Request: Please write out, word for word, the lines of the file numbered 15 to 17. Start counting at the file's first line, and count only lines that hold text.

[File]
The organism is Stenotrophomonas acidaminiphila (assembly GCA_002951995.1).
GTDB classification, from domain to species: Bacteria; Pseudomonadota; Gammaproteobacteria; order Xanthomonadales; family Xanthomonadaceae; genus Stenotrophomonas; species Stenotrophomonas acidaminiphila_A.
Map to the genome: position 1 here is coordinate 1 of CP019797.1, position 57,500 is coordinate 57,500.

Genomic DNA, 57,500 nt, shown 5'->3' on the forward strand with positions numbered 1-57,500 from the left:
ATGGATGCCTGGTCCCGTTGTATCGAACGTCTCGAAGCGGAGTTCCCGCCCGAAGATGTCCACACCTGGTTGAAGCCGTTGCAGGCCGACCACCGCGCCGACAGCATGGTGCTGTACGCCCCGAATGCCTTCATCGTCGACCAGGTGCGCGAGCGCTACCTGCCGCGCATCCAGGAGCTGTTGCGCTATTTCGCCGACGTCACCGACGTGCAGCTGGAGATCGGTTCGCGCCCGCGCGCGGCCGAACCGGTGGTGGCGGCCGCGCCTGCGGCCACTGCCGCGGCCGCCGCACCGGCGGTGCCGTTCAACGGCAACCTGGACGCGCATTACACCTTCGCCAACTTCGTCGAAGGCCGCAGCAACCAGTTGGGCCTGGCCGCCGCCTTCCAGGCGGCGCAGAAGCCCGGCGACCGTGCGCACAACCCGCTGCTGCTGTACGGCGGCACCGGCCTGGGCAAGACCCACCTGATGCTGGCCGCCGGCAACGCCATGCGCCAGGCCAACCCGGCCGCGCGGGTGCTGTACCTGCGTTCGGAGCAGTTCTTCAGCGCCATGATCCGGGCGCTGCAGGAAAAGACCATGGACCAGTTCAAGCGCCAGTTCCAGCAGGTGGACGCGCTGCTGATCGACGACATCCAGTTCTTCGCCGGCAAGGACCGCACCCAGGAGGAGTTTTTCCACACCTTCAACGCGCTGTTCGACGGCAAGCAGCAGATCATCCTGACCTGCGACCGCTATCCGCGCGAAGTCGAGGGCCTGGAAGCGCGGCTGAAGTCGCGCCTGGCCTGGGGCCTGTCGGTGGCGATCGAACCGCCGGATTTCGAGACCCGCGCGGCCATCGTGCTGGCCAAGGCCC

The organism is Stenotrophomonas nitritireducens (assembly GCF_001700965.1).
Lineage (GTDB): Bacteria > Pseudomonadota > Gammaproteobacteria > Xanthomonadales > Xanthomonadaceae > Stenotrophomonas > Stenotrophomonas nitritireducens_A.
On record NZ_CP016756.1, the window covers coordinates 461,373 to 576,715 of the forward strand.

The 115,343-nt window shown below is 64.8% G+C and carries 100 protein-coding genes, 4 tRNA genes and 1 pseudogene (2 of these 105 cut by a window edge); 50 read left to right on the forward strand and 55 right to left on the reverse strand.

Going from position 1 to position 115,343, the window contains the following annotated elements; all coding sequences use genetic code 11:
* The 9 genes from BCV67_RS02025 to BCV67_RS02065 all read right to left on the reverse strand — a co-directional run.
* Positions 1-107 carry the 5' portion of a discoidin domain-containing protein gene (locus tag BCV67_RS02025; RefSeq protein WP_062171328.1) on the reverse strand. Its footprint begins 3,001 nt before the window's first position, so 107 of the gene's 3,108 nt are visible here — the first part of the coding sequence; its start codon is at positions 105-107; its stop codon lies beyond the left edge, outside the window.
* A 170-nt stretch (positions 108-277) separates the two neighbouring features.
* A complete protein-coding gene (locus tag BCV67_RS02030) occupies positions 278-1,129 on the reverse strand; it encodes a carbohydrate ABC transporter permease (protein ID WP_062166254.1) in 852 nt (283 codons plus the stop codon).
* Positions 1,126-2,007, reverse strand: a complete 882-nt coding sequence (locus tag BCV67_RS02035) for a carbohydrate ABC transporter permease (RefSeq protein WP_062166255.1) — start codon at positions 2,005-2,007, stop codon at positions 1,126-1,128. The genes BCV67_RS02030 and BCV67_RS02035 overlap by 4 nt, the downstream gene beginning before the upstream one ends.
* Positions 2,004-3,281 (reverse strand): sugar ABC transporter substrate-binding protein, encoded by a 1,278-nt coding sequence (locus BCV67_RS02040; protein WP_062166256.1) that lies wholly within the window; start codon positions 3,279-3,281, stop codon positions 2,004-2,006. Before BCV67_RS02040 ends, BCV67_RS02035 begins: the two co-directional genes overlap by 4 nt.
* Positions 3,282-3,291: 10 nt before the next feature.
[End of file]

* Positions 1,126-2,007, reverse strand: a complete 882-nt coding sequence (locus tag BCV67_RS02035) for a carbohydrate ABC transporter permease (RefSeq protein WP_062166255.1) — start codon at positions 2,005-2,007, stop codon at positions 1,126-1,128. The genes BCV67_RS02030 and BCV67_RS02035 overlap by 4 nt, the downstream gene beginning before the upstream one ends.
* Positions 2,004-3,281 (reverse strand): sugar ABC transporter substrate-binding protein, encoded by a 1,278-nt coding sequence (locus BCV67_RS02040; protein WP_062166256.1) that lies wholly within the window; start codon positions 3,279-3,281, stop codon positions 2,004-2,006. Before BCV67_RS02040 ends, BCV67_RS02035 begins: the two co-directional genes overlap by 4 nt.
* Positions 3,282-3,291: 10 nt before the next feature.